Nika performs for the Opening of the new Kaja & Grom Ranch and TTEAM/Animal Ambassador Center. I love this photo with the horse trailer from one of the ranch sponsors of the background. What a small world. this trailer in Slovenia is manufactured by Buchmann, a German family I have known for 30 years.

Nika performs for the Opening of the new Kaja & Grom Ranch and TTEAM/Animal Ambassador Center. I love this photo with the horse trailer from one of the ranch sponsors of the background. What a small world. this trailer in Slovenia is manufactured by Buchmann, a German family i have known for 30 years.

5:00 p.m. An Evening of Culture at the Ranch

For the 3rd day the stands were full with 120 in attendance for the official opening of the ranch by the mayor of Vojnika, Benjamin Podrgajs, Darja and Andre’s children, Manca and Aljaz rode in on two attractive pitch-black Lipizzaner/Arabian cross horses holding a red ribbon between them. The mayor cut the ribbon symbolizing the official opening. Simon, the conductor of the 40-piece symphony orchestra; 14-year-old Nika Lipota who danced ballet; and violinist, 15-year-old Nika Goldnik all rode into the arena on horseback to begin their presentations.

Kaja & Grom/TTouch student Nika Goldnik entertains the 100 plus guests as she is led into the arena to join the orchestra.

Kaja & Grom/TTouch student Nika Goldnik entertains the 100 plus guests as she is led into the arena to join the orchestra.

L to R. Roland Kleger (my husband), LTJ, Dr. Luka Krusic, Darja Znidarsic and behind is Andrej Znidarsic. We are standing in a unique  stall made of rock salt crystal in the holistic veterinary center of Dr. Krusic. Dr. Krusic specializes in racing horses - both Thoroughbreds and Standardbreds and asked me to consult with him on a puzzling case of a 4 year old Standardbred mare who was given to him because she could not be trained to harness.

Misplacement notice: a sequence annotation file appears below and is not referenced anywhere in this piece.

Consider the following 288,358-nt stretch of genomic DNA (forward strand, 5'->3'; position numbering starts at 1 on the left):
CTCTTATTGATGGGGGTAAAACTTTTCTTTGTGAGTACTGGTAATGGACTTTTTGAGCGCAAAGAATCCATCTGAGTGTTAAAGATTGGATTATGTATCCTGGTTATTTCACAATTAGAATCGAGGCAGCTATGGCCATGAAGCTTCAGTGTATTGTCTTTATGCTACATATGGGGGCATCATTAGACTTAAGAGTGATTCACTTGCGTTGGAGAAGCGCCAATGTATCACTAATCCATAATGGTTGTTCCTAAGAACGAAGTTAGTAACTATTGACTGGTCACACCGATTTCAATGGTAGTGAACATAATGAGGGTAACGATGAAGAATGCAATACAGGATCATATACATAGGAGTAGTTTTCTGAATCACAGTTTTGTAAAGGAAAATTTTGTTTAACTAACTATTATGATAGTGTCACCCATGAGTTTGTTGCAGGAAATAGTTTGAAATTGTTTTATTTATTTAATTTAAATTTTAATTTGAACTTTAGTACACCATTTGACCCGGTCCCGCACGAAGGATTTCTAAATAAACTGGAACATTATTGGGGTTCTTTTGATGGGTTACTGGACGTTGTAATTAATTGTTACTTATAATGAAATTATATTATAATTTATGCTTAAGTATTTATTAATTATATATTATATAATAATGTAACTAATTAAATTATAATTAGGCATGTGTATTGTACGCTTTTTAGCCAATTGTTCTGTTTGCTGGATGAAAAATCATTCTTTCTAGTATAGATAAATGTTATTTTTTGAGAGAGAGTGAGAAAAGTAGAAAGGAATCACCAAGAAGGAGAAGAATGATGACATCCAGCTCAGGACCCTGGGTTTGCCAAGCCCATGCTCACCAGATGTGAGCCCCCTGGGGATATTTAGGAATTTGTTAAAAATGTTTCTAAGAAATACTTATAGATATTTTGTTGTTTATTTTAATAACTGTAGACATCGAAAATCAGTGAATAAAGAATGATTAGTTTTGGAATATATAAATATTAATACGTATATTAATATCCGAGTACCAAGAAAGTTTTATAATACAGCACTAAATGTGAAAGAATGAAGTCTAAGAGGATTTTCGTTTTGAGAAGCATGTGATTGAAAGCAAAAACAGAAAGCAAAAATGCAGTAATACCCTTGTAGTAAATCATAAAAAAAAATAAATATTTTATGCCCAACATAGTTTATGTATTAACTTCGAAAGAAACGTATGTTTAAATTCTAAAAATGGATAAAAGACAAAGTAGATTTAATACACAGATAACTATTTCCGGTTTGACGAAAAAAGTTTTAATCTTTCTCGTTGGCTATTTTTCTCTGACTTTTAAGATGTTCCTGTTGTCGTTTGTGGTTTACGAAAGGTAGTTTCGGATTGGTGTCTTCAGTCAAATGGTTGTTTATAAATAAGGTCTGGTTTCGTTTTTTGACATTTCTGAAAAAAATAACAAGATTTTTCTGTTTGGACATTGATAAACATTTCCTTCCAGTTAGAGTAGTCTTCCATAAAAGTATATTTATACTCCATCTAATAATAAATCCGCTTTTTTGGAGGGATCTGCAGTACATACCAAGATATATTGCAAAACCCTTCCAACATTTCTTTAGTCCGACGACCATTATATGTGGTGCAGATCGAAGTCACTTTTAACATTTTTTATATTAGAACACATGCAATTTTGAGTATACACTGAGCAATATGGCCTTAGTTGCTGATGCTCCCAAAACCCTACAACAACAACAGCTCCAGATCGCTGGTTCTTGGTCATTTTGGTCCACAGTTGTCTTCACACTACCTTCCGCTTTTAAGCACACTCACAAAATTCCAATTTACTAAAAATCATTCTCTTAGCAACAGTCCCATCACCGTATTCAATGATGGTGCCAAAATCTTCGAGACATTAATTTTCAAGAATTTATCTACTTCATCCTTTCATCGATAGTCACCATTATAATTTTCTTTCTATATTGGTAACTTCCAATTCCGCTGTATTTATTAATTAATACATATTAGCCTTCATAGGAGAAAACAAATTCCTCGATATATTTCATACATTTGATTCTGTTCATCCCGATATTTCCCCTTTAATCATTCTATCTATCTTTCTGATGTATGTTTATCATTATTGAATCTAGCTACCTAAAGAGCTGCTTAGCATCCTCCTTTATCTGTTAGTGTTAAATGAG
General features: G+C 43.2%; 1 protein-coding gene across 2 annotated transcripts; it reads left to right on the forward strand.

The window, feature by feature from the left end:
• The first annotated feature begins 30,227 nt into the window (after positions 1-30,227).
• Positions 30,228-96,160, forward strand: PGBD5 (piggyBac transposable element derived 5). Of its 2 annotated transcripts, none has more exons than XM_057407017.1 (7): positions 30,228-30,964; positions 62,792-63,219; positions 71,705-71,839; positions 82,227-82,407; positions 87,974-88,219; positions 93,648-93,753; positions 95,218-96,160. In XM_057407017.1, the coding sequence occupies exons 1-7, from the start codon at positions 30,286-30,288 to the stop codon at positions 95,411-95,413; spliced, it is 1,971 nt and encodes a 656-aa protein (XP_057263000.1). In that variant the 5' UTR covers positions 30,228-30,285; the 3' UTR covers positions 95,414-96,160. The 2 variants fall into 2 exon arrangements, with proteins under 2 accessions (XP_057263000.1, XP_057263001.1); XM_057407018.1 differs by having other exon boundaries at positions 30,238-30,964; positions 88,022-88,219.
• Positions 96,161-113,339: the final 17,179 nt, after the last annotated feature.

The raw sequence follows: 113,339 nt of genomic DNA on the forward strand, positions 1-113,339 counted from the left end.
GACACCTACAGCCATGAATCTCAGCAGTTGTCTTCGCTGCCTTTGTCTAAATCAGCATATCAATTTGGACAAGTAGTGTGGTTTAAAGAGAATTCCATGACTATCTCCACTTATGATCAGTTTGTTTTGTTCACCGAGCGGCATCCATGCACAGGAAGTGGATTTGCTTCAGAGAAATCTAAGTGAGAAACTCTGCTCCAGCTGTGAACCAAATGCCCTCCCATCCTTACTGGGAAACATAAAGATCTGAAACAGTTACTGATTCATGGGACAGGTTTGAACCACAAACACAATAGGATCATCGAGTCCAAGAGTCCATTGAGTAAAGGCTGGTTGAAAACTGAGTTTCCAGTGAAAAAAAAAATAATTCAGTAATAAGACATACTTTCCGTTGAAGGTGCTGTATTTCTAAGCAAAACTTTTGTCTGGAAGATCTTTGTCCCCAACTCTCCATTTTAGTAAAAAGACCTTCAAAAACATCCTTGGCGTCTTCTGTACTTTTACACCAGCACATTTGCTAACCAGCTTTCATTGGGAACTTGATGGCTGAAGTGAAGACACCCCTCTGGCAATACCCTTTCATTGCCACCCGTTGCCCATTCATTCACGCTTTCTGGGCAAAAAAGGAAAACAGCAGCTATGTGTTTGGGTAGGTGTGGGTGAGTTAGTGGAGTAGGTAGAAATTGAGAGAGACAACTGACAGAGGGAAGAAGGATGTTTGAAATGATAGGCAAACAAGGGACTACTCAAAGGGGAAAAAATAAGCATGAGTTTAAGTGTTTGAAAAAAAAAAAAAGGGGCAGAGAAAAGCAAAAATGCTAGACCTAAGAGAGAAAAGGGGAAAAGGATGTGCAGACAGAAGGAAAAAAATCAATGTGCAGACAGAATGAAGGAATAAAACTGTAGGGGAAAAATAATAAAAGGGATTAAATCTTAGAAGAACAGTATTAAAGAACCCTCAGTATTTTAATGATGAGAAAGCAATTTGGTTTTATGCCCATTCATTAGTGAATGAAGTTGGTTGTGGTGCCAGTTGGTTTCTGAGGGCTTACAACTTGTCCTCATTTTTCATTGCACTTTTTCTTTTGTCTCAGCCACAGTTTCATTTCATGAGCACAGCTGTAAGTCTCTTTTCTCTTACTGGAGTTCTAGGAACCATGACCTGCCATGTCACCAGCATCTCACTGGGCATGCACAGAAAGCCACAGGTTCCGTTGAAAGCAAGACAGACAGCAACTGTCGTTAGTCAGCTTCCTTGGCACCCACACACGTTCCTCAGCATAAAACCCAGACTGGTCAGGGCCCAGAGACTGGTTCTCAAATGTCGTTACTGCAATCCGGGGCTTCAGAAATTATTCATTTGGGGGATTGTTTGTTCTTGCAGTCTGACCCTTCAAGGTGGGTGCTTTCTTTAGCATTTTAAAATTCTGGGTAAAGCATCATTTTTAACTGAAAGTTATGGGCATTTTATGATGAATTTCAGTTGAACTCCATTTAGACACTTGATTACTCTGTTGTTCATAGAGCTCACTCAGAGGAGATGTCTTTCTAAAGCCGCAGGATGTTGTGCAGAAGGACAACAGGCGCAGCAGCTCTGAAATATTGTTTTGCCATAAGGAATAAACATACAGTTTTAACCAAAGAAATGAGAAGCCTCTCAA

L to R. Roland Kleger (my husband), LTJ, Dr. Luka Krusic, Darja Znidarsic and behind is Andrej Znidarsic. We are standing in a unique stall made of rock salt crystal in the holistic veterinary center of Dr. Krusic. Dr. Krusic specializes in racing horses - both Thoroughbreds and Standardbreds and asked me to consult with him on a puzzling case of a 4 year old Standardbred mare who was given to him because she could not be trained to harness.

Dedication of the new center

On the stage was a stand holding a hand-carved wooden sign covered by a brown cowhide that reads International Animal Ambassador and TTeam Center Slovenia with the TTouch Logo in the center under Kaja & Grom Ranch – Tellington TTouch Training. Roland and I undraped the sign and Darja and Andre gave a presentation to the visitors of their programs and intentions for the future cooperation of Animal Ambassadors with Italy and other countries in Europe.


As a special surprise to us Lucka danced a lovely hula. Darja’s mother had prepared special traditional Slovenian cakes and sandwiches for all 100 visitors and the mayor invited us with a dozen of Darja and Andre’s friends for another delicious dinner in his village that is just a short drive through the woods from the ranch.

The teenagers relaxing after helping to prepare the arena for the event!

The teenagers relaxing after helping to prepare the arena for the event!

 

 

 

 

 

 

 

 

 

 

 

 

 

 

© Linda Tellington-Jones 2008

TTouch for Dogs Seminar in Slovenia

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Each of the 100 participants in the day-long the dog seminar received a beautiful handout. Here are the colorful folders with paw prints in the corner of the sunlit dining room.

Each of the 100 participants in the day-long the dog seminar received a beautiful handout. Here are the colorful folders with paw prints in the corner of the sunlit dining room.

What a day this was! Ninety-six people signed up for the dog seminar including folks from Croatia and Italy and one woman who drove all the way from Denmark with her two dogs just for the day. It was perfect weather – about 74 degrees. Andrea built wooden stands with three tiers so there was excellent viewing for everyone under a 66′ x 80′ steel-framed tent. A soft breeze wafting through the surrounding woods kept everyone comfortable.

 Participants learning the TTouch tempo on their arms

Participants learning the TTouch tempo on their arms

The Dogs
I worked with 6 dogs. Misa, a 25 pound terrier/cocker mix who is afraid of loud noises, lacked self-confidence and was sometimes startled by her own shadow. Tina had been advised to ignore the behavior, so Misa didn’t have a lot of support or guidance. It was a pleasure working with them and we sent her home with TTouches and tips.